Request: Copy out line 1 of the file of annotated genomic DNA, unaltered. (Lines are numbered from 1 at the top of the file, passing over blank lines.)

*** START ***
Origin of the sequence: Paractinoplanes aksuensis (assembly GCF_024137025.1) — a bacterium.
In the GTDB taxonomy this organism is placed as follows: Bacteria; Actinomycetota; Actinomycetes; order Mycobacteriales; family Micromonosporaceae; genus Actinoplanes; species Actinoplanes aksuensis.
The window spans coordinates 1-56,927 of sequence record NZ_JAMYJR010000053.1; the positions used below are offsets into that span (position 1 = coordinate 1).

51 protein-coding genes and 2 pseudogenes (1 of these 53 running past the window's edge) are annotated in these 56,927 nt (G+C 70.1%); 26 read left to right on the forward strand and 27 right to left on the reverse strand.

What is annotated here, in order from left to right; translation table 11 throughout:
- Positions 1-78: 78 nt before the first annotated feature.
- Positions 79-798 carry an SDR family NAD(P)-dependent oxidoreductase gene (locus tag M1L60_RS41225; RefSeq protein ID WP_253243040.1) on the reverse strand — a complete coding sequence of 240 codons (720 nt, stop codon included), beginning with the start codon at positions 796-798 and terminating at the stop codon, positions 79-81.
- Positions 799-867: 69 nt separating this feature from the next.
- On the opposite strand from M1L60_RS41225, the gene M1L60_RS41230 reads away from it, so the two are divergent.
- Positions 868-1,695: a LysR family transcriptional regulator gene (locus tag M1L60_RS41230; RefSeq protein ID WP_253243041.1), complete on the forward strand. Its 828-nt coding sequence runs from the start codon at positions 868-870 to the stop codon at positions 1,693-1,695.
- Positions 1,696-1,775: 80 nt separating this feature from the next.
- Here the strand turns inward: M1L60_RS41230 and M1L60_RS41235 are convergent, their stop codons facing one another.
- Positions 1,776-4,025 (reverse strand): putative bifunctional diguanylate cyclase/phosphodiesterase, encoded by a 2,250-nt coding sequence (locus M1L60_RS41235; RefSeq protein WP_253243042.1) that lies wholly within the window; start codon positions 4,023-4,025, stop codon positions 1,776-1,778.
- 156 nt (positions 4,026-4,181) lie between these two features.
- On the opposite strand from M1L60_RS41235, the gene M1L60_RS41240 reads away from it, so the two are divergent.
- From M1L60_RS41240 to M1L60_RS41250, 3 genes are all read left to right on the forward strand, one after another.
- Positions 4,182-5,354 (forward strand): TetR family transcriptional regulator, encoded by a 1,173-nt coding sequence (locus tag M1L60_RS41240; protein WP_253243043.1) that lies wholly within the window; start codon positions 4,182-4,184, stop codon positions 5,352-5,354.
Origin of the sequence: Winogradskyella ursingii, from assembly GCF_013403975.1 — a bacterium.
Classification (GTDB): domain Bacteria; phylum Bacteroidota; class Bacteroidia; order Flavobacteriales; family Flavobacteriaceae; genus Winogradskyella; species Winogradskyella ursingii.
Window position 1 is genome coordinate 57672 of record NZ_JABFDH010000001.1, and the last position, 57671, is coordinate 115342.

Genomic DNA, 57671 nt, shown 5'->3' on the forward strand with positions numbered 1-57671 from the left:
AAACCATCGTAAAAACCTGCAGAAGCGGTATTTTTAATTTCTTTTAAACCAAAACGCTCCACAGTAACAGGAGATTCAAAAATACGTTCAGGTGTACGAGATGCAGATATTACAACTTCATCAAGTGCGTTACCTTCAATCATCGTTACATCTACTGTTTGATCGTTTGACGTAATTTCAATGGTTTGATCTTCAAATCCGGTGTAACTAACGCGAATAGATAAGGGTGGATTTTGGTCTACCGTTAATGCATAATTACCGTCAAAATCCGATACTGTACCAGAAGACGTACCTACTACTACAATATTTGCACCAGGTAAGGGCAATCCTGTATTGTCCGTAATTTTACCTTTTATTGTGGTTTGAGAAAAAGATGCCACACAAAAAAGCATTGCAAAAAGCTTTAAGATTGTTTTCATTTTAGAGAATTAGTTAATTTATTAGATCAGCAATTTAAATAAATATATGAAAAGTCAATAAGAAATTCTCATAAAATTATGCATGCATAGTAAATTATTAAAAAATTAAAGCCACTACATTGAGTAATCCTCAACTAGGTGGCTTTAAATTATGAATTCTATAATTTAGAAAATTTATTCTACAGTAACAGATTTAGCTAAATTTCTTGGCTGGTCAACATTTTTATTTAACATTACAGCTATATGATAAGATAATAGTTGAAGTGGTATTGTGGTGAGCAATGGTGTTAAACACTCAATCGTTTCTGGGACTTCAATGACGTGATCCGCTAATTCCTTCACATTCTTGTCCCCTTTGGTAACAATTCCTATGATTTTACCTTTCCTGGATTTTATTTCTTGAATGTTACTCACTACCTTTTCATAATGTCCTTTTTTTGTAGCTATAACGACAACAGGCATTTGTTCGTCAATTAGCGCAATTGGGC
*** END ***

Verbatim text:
Origin of the sequence: Paractinoplanes aksuensis (assembly GCF_024137025.1) — a bacterium.